Night Owls, a themed open thread, appears at Daily Kos seven days a week
At New York magazine, Olivia Nuzzi writes—The Entire Presidency Is a Superspreading Event. Down in the polls, high on steroids, and clinging to good health while endangering everyone else’s:
[…] In the hospital, Trump’s world shrank overnight in a way it hadn’t since he arrived in Washington from New York to be sworn into office nearly four years ago. Contagious and isolated from his family and closest aides, he was accompanied by Dan Scavino, the social-media director who had first been his caddie and had survived at his side longer than anyone who wasn’t blood, and Mark Meadows, his highly emotional chief of staff, who slept in a room nearby, and was attended to by a team of camera-conscious doctors. In this sterilized confinement, he tried to distract himself from his illness. He plotted his escape, planned public-relations stunts, watched TV, and took calls from friends, members of his staff, and Republican lawmakers. But he remained consumed by what the doctors told him about his chances of survival. It wasn’t a sure thing.
Nine months into the pandemic and one month away from Election Day, the president considered for the first time that the disease killing him in the polls, threatening his political future, might just kill him, too. On the phone he remarked sarcastically, “This change of scenery has been great.”
He asked for an update on who else in his circle had contracted the virus, though he expressed no regret, no indication that he understood his own decisions could have led to the infections. Unable to process the irony of his own misfortune, he tried his best to find the Trumpiest spin. Looked at one way, he was having the greatest and most important illness of all time. He had the best care in the world, and he raved about the virtues of the drugs the doctors had him on, including dexamethasone, a steroid pumping up his lungs that can induce euphoria. He was awed by the wonders of modern medicine. He said he was feeling really good, and it didn’t sound like he was lying. Then he admitted something scary. That how he felt might not mean much in the end.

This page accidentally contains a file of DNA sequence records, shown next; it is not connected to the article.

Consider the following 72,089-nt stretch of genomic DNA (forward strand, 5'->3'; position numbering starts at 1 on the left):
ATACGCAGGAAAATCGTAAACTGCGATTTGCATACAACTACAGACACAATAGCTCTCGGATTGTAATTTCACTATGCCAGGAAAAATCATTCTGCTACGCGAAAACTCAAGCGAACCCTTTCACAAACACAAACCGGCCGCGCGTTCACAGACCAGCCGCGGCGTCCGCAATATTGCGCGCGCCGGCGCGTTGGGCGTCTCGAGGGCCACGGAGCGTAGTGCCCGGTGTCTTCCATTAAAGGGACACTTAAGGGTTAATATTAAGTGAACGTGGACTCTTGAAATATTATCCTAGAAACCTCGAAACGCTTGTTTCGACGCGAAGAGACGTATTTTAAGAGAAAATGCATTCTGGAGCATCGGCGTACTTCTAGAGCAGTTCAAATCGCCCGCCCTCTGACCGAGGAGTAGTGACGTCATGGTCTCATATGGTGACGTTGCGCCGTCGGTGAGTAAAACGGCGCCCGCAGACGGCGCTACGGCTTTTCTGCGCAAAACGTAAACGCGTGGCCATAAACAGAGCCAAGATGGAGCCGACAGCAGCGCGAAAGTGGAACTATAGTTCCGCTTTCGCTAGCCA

“This thing could go either way. It’s tricky. They told me it’s tricky,” the president said. “You can tell it can go either way.” […]
At Daily Kos on this date in 2004—And Wisconsin:
It never ends.
Milwaukee County Executive Scott Walker, citing vote-fraud concerns, is publicly balking at a City of Milwaukee request for almost 260,000 additional ballots in anticipation of high turnout for the Nov. 2 presidential election.
Mayor Tom Barrett blasted Walker’s stance, and Common Council President Willie Hines Jr. immediately joined in, saying it was an attempt to suppress the central-city vote.
“I’m going to lay this at the footsteps of the county if there aren’t enough ballots in the city,” said Barrett.
Barrett said that the 679,000 ballots the county had agreed to print were less than the amount prepared for the presidential election in 2000 as well as for the the gubernatorial race in 2002.
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